When we adopt a new happiness philosophy, the beliefs may awaken new feelings, giving hope and excitement. A philosophy’s effectiveness depends on our past, biology, and social structures. One person may respond with immediate elation and hope, only to be discouraged later; while another may respond with immediate skepticism but ultimately find life-long purpose.
Psychological Stress: Strain placed on the psyche, placing pressure on stability. Some stress builds strength; too much weakens and destroys.
The philosophies differ in value. Some are simply bunk. Created to deceive the needy and give money to the unscrupulous. Other philosophies may be equally worthless but are disseminated with good intentions. If a program is deeply flawed and destined to fail, our investment of time, energy, and hope is wasted. We must once again, get off the ground, brush the dust off our knees and seek something else. Differentiating between effective philosophies is exhausting and tests our skills and resolve.
A flawed program may inspire guilt in the followers, suggesting the participants failure is the cause and not the core beliefs of the program. The Puritan work ethic drove exploration and creation. The work ethic contributed to the successful settlement of new frontiers; but also attributed to depression and illness. Doctors routinely proscribe weeks or even months of bed rest to wearied souls. The positive thinking movement took root providing a cure to many bedridden, tired, and discouraged people. The trade-offs between work and thought. We need to find our own effective balance. Few of us can afford in this competitive society several weeks of bed rest.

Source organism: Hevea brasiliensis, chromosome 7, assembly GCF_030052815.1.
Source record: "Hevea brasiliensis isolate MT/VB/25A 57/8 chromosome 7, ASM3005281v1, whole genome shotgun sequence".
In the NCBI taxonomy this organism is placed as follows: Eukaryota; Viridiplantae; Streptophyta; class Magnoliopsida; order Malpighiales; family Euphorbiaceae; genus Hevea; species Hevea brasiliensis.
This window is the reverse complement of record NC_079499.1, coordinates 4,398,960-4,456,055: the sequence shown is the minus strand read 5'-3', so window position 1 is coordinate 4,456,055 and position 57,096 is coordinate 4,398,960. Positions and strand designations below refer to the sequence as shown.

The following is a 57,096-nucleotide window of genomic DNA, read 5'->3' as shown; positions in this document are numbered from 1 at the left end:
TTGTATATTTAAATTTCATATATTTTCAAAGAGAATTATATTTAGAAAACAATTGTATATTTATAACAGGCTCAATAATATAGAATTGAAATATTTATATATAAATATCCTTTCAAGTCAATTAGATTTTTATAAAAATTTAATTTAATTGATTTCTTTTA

The active pursuit of happiness creates a happiness problem to solve—instead of a state to be enjoyed. We become overly critical of emotions, relationships, and events that we believe interfere with an imagined state of future happiness. The more time we devote seeking what is wrong, the more we feel dissatisfied—a nasty cycle of malcontent destroys the moment. Eventually with frustration, we lament, “What is wrong with me, why is my life so bad!”
I provide no all-encompassing answer. Some happiness philosophies work well for some but fail to inspire others. With maturity, growth and wisdom, we may revisit previously accepted regimens that no longer work and explore new options. Perhaps, part of the answer is pursuing happiness indirectly by engaging in healthy activities that relieves future anxieties. By making healthy choices in health, finances, education and relationships, we partially solve the happiness problem by removing future distracters—anxieties; fewer stressful events create a better sense of well-being. By making improvements in mind, body and spirit, we soften the impact of outside events.